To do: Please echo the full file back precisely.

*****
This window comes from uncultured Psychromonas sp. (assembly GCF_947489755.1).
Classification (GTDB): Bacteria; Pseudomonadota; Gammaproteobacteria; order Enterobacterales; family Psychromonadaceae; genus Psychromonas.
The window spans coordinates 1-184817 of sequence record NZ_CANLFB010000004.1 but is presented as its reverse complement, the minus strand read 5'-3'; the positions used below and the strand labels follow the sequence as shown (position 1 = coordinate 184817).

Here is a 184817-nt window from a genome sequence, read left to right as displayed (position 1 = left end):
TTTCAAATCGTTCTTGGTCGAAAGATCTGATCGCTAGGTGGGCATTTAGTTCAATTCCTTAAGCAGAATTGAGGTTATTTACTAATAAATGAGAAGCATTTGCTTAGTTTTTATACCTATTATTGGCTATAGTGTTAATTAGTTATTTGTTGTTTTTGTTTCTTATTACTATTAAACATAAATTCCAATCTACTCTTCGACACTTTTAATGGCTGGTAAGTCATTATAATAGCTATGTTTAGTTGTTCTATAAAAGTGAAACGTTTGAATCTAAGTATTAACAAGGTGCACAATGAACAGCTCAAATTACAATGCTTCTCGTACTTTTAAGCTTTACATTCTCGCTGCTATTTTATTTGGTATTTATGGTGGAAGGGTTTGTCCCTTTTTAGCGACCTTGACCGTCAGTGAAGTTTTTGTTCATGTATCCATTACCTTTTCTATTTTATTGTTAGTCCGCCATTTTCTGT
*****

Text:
This window comes from uncultured Psychromonas sp. (assembly GCF_947489755.1).
Classification (GTDB): Bacteria; Pseudomonadota; Gammaproteobacteria; order Enterobacterales; family Psychromonadaceae; genus Psychromonas.
The window spans coordinates 1-184817 of sequence record NZ_CANLFB010000004.1 but is presented as its reverse complement, the minus strand read 5'-3'; the positions used below and the strand labels follow the sequence as shown (position 1 = coordinate 184817).

Here is a 184817-nt window from a genome sequence, read left to right as displayed (position 1 = left end):
TTTCAAATCGTTCTTGGTCGAAAGATCTGATCGCTAGGTGGGCATTTAGTTCAATTCCTTAAGCAGAATTGAGGTTATTTACTAATAAATGAGAAGCATTTGCTTAGTTTTTATACCTATTATTGGCTATAGTGTTAATTAGTTATTTGTTGTTTTTGTTTCTTATTACTATTAAACATAAATTCCAATCTACTCTTCGACACTTTTAATGGCTGGTAAGTCATTATAATAGCTATGTTTAGTTGTTCTATAAAAGTGAAACGTTTGAATCTAAGTATTAACAAGGTGCACAATGAACAGCTCAAATTACAATGCTTCTCGTACTTTTAAGCTTTACATTCTCGCTGCTATTTTATTTGGTATTTATGGTGGAAGGGTTTGTCCCTTTTTAGCGACCTTGACCGTCAGTGAAGTTTTTGTTCATGTATCCATTACCTTTTCTATTTTATTGTTAGTCCGCCATTTTCTGT